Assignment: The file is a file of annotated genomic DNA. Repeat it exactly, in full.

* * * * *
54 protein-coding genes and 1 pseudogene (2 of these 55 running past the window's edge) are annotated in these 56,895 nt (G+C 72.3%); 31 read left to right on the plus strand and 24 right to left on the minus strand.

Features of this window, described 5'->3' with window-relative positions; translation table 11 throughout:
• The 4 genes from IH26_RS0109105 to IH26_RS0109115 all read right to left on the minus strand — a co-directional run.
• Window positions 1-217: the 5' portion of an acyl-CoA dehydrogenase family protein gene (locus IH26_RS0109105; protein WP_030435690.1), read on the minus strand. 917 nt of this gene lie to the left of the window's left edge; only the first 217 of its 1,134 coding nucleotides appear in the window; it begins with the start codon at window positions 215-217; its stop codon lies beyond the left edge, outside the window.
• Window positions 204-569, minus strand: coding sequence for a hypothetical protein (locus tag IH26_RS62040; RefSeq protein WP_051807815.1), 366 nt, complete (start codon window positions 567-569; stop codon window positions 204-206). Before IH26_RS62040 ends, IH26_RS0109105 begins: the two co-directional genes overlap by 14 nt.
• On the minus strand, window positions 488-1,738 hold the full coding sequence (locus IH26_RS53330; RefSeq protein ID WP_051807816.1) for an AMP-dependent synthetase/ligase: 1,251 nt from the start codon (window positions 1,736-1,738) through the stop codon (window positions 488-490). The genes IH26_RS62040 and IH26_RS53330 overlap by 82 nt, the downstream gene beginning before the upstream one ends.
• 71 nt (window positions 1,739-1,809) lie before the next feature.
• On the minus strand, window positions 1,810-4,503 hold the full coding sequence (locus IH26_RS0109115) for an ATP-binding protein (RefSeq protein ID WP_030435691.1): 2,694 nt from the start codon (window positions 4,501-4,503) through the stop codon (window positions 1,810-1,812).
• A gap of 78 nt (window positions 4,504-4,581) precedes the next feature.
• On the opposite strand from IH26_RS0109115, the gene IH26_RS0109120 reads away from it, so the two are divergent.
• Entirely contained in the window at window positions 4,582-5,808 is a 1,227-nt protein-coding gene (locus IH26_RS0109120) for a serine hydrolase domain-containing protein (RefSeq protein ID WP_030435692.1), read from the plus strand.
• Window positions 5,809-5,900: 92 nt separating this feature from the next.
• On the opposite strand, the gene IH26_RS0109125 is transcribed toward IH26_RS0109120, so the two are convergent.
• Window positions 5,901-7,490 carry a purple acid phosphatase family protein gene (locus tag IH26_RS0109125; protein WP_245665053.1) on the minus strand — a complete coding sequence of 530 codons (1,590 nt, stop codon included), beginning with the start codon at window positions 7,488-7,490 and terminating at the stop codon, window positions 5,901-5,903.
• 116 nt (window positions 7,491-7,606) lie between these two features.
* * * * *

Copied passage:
54 protein-coding genes and 1 pseudogene (2 of these 55 running past the window's edge) are annotated in these 56,895 nt (G+C 72.3%); 31 read left to right on the plus strand and 24 right to left on the minus strand.

Features of this window, described 5'->3' with window-relative positions; translation table 11 throughout:
• The 4 genes from IH26_RS0109105 to IH26_RS0109115 all read right to left on the minus strand — a co-directional run.
• Window positions 1-217: the 5' portion of an acyl-CoA dehydrogenase family protein gene (locus IH26_RS0109105; protein WP_030435690.1), read on the minus strand. 917 nt of this gene lie to the left of the window's left edge; only the first 217 of its 1,134 coding nucleotides appear in the window; it begins with the start codon at window positions 215-217; its stop codon lies beyond the left edge, outside the window.
• Window positions 204-569, minus strand: coding sequence for a hypothetical protein (locus tag IH26_RS62040; RefSeq protein WP_051807815.1), 366 nt, complete (start codon window positions 567-569; stop codon window positions 204-206). Before IH26_RS62040 ends, IH26_RS0109105 begins: the two co-directional genes overlap by 14 nt.
• On the minus strand, window positions 488-1,738 hold the full coding sequence (locus IH26_RS53330; RefSeq protein ID WP_051807816.1) for an AMP-dependent synthetase/ligase: 1,251 nt from the start codon (window positions 1,736-1,738) through the stop codon (window positions 488-490). The genes IH26_RS62040 and IH26_RS53330 overlap by 82 nt, the downstream gene beginning before the upstream one ends.
• 71 nt (window positions 1,739-1,809) lie before the next feature.
• On the minus strand, window positions 1,810-4,503 hold the full coding sequence (locus IH26_RS0109115) for an ATP-binding protein (RefSeq protein ID WP_030435691.1): 2,694 nt from the start codon (window positions 4,501-4,503) through the stop codon (window positions 1,810-1,812).
• A gap of 78 nt (window positions 4,504-4,581) precedes the next feature.
• On the opposite strand from IH26_RS0109115, the gene IH26_RS0109120 reads away from it, so the two are divergent.
• Entirely contained in the window at window positions 4,582-5,808 is a 1,227-nt protein-coding gene (locus IH26_RS0109120) for a serine hydrolase domain-containing protein (RefSeq protein ID WP_030435692.1), read from the plus strand.
• Window positions 5,809-5,900: 92 nt separating this feature from the next.
• On the opposite strand, the gene IH26_RS0109125 is transcribed toward IH26_RS0109120, so the two are convergent.
• Window positions 5,901-7,490 carry a purple acid phosphatase family protein gene (locus tag IH26_RS0109125; protein WP_245665053.1) on the minus strand — a complete coding sequence of 530 codons (1,590 nt, stop codon included), beginning with the start codon at window positions 7,488-7,490 and terminating at the stop codon, window positions 5,901-5,903.
• 116 nt (window positions 7,491-7,606) lie between these two features.